I have to admit I began reading PostaPoc (Now Or Never) because of a misconception.
The book is by Liz Worth and the book’s (probably intentionally) jarring design and toneless typography had me thinking it was called PostaPocLiz, which seemed such a sensible name for a post-apocalyptic novel, I couldn’t think why it hadn’t been done before. It was only after I began to read that I realized the book is called PostApoc and it was the debut novel of an author whose non-fiction work I was already familiar with. By then, though, there was no turning back: I was 10 or 15 pages in and already hooked.
Worth is the author of Treat Me Like Dirt: An Oral History of Punk in Toronto. That book was good, but PostApoc is quite different. Actually more PostaPocLiz than rock journalism, but there are echoes of that, as well.
PostaPoc is elegant and surprising. The language is beautiful: Worth conjures up strong and lasting images to create her dying world. Here from the beginning of chapter one:
Outside, the dogs have all gone wild. Can you hear them? Can you feel them down there, voices shaking through loose skin?
At night their jowls fill with thunder. The howling is like wind wringing out hollow moans from the peaks of their spines, a chill that crawls through all the cracks in the windows.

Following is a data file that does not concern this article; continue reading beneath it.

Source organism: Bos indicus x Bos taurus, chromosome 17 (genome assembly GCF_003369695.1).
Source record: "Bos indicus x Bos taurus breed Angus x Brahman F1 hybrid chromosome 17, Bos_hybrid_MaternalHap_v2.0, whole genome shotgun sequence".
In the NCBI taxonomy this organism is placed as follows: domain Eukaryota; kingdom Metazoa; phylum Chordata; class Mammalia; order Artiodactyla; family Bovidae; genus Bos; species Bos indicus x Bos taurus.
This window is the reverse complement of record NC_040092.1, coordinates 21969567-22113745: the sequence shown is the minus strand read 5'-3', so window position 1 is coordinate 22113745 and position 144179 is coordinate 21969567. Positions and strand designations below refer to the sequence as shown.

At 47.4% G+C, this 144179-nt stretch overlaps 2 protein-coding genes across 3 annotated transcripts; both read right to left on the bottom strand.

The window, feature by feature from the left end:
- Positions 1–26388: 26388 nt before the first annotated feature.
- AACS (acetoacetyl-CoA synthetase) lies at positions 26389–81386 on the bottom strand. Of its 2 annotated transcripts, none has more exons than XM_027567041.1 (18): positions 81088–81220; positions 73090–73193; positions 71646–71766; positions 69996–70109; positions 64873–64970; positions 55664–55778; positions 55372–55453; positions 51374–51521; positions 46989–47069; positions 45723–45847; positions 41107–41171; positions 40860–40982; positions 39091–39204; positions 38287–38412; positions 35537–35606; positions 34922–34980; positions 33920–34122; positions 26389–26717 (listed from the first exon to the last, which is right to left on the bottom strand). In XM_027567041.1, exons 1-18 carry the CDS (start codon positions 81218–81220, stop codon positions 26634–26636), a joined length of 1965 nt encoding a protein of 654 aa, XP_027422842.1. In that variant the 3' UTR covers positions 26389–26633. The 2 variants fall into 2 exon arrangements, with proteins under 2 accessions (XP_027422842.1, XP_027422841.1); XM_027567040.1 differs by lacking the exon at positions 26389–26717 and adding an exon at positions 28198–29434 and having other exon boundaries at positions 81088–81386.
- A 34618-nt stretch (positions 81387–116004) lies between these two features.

Despite this poetry, the world dies without thunder. No zombies or blasted cityscapes, just a cyberpunk rendering of what the end might look like, with everything reduced to basics and everyone just struggling with survival.
Young Ang is part of an underground music scene who obsesses about the end of the world. They obsess so deeply that, when that end comes, Ang can’t help but feel as though she is in part to blame.
And then that survival. And struggles. And our own doubts, as well look back with her and try, against all instinct, to look ahead. The end is surprising. Unexpected, yet perfect. With everything concluded, but nothing wrapped up. PostaPoc is entirely riveting and worthwhile. ◊
Monica Stark is a contributing editor to January Magazine. She currently makes her home on a liveaboard boat somewhere in the North Pacific.